Any evidence of national bias?

For that, we have to look at where the riders are being caught, and then who is being caught in which locale.

In the 63 cases where the info is available:
47 (74.6%) riders were caught in competition
8 (12.7%) were caught in out-of-competition testing
4 (6.3%) were suspended for missed/avoided tests
4 (6.3%) were caught through investigation, not positive tests

I don’t know who caught the riders nabbed in out-of-competition testing. Could be the UCI, the rider’s national federation, the national federation where they live or were visiting at the time. Unfortunately, this isn’t usually reported. The riders caught in OOC testing are: Italian (2), Spanish (2), German, Kazakh, Portuguese, and Ukranian (1 each).

Just about three quarters of suspended riders are busted in competition. In the 46 cases where locale is known, who is busting whom?

France: 12 (26%)
Who are they catching? Italian (4), Spanish (3), Austrian, Bulgarian, French, German, and Kazakh (1 each)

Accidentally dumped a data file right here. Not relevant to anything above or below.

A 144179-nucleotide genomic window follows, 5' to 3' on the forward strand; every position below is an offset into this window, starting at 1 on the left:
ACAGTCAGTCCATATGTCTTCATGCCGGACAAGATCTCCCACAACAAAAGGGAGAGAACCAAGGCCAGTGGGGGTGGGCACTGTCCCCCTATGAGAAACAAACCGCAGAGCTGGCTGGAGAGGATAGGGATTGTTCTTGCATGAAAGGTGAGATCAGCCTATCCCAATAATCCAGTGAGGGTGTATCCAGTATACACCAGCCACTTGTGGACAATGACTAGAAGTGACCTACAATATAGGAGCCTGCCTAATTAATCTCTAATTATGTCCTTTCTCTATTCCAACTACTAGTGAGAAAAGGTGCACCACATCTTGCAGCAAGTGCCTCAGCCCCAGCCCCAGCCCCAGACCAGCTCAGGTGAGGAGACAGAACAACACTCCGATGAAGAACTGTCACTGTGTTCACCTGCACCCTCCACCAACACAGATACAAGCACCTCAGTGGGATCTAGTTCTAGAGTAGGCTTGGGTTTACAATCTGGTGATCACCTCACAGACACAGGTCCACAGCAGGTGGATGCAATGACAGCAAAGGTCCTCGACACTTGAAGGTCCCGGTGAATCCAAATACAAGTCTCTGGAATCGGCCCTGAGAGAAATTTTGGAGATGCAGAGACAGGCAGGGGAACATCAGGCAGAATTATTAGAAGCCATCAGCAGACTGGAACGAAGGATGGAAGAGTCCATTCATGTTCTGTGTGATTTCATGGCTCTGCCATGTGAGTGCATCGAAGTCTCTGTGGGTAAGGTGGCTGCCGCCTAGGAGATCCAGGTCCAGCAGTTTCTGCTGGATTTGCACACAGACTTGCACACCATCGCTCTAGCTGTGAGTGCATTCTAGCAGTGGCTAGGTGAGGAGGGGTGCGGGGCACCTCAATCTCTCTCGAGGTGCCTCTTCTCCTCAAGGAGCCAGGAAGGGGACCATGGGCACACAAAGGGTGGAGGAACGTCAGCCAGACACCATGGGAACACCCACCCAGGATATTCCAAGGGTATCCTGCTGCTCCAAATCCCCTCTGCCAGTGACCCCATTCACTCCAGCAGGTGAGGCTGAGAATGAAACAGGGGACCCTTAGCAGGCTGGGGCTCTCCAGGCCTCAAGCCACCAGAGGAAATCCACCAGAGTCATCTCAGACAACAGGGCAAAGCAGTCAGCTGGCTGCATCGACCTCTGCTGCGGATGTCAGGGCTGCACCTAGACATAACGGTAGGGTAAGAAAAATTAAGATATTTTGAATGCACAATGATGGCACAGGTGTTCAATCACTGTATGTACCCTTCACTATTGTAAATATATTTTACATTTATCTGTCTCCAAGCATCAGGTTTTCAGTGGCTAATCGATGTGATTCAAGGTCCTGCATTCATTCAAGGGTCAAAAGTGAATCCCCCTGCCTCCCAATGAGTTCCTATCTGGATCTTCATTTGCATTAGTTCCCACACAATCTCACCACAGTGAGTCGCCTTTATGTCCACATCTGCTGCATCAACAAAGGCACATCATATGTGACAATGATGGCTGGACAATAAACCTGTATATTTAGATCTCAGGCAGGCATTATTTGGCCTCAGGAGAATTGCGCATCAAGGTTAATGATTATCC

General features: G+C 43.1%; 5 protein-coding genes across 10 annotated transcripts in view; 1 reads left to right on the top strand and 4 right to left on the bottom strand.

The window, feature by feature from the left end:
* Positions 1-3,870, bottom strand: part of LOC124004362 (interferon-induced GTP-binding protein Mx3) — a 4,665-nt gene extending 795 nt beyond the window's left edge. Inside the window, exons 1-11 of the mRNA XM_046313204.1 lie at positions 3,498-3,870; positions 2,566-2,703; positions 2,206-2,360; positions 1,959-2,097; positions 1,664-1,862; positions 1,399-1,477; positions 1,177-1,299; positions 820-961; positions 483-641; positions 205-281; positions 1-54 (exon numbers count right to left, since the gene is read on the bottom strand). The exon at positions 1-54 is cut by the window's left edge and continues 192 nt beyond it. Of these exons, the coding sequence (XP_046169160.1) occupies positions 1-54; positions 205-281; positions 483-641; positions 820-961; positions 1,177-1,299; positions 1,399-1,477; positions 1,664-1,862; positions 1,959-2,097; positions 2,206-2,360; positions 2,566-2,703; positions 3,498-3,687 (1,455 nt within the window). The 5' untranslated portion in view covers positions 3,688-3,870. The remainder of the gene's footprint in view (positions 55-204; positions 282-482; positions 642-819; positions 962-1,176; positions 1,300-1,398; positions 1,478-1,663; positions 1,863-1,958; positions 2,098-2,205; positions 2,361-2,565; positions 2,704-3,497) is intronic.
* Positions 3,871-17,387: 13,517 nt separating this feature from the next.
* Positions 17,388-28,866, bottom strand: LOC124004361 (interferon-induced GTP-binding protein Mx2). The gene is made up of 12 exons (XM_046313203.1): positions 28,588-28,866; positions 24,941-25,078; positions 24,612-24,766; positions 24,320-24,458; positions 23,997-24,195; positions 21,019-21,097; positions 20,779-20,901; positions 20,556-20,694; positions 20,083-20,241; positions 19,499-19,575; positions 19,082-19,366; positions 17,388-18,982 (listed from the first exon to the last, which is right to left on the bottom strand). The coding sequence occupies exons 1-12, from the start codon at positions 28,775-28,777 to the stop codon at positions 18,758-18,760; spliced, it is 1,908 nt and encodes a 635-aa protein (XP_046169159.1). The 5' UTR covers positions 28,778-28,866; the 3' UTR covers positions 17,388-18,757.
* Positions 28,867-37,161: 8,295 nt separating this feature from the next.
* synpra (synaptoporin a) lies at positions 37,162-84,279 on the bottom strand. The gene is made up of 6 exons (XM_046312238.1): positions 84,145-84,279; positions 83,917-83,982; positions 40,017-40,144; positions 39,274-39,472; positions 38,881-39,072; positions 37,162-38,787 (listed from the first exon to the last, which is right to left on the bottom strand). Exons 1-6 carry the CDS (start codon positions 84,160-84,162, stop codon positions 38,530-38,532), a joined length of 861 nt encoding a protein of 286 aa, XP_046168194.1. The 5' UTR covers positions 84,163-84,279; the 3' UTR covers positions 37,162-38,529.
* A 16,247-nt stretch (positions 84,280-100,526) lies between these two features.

Colombia: 9 (19.6%)
Who are they catching? All Colombian.

Italy: 7 (15%)
Who are they catching? Italian (5), Polish and Russian (1 each)

Brazil: 3 (6.5%)
Who are they catching? Brazilian (2), Colombian

Germany: 2 (4.3%)
Who are they catching? German, Polish

Portugal: 2 (4.3%)
Who are they catching? Portuguese, Spanish

1 each (2.1% each): Australia (Australian), Austria (Austrian), Belgium (French), Costa Rica (Costa Rican), Dominican Republic (American), El Salvador (Costa Rican), South Africa (South African), Spain (Italian), Switzerland (Russian), Turkey (American), USA (American)

France is leading the way in catching cheats during competition—12 of the currently-suspended crew were nabbed in French races (8 of them in the Tour). Only one of them is French, though, compared to 4 Italians and 3 Spanish riders. France contributes the greatest number of active cyclists in the CQ database—but since only the top three in a race get tested automatically, the underperforming French might be tested a bit less than the others. Or: they really are cleaner than other countries. Or: as Bernard Hinault suggests, they’re getting away with it. It really would suck, though, to think that they dope along with the others…and still don’t win.